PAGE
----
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I searched the internet but I cant find a solution for my problem. I want a numbered and labelled equation inside the text.Something like:

The equation a+1=b (2.1) does ...

The equation a+1=b shouldn't be in a new line like usual

The equation
a+1=b (2.2)
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Hi Paul, Welcome to TeX.SE! I edited the title of your question- hope it's ok :) If not, please feel free to role it back. Welcome to the group! – cmhughes Oct 21 '12 at 20:19
up vote 15 down vote accepted

The following defines \inlineequation:

\inlineequation[<label name>]{<equation>}
  • Optionally <label name> can be given for referencing the equation.
  • \label afterwards keeps the previous referencing behavior like an environment equation would have done.
  • \refstepcounter is called at the beginning of the inline equation, because package hyperref sets the anchor here.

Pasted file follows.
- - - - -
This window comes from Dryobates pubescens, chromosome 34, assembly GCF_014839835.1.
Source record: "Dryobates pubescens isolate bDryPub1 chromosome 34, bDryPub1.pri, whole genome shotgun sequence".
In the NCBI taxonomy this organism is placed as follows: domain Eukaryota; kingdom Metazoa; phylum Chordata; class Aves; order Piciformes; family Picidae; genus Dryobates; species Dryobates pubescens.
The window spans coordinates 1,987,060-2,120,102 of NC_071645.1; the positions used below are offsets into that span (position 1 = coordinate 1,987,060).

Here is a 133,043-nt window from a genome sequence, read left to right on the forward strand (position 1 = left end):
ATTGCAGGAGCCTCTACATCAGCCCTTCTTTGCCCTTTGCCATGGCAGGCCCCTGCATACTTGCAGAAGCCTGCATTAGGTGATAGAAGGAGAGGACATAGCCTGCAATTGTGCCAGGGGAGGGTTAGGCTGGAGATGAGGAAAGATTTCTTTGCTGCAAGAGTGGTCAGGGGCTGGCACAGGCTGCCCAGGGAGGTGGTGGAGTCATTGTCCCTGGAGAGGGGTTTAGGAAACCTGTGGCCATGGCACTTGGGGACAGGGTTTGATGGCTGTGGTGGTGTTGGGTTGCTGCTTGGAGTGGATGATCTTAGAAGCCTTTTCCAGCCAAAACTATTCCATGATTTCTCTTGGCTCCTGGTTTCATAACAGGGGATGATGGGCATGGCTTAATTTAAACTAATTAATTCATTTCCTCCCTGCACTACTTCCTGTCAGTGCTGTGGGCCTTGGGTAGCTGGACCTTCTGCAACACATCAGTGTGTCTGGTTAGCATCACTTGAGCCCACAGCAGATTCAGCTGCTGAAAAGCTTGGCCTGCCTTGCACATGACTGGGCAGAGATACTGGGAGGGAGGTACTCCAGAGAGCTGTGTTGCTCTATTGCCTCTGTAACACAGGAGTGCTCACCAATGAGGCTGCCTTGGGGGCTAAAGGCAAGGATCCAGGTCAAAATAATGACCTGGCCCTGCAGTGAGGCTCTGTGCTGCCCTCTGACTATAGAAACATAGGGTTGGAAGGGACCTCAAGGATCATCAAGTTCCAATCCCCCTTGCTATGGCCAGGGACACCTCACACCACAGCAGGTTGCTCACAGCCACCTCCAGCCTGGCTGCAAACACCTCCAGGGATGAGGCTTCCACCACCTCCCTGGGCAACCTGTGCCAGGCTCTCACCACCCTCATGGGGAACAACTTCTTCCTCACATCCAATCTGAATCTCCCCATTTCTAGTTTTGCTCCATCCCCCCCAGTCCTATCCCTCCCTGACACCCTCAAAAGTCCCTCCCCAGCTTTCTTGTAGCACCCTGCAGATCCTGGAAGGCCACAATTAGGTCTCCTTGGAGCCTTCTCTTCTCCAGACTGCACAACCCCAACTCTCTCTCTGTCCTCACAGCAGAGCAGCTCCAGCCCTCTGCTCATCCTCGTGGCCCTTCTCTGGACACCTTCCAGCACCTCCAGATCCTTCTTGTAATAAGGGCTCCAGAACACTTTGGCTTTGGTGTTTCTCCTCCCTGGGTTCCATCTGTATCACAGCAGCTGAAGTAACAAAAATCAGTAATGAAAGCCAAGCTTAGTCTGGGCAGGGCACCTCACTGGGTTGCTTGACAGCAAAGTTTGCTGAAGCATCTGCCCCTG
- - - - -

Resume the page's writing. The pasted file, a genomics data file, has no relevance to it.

• A numbered equation should probably not be broken across lines. This is prevented by the penalty settings at the beginning without loosing stretchability of glues. With \hbox or \mbox the strechability would be lost.
  • The equation number is set by \@eqnnum that takes care of the formatting of the equation number as in environment equation. It is responsible for adding parentheses and font settings.

The example file:


    % Put \refstepcounter at the beginning, because
    % package `hyperref' sets the anchor here.
    % prevent line breaks inside equation
    \relpenalty=10000 %
    \binoppenalty=10000 %
      % \displaystyle % larger fractions, ...


The equation        
does \dots


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I'm not sure if this is a good idea or not (imagine a new reader searching for equation 2.1, for example), but the following seems to do what you want; note that I've used refstepcounter to increment the equation counter.


The equation $a+1=b~\refstepcounter{equation}(\theequation)\label{myeq}$

Here is a reference: \eqref{myeq}

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Not a good idea, also in my opinion, for the same reason you mention. – egreg Oct 21 '12 at 20:28

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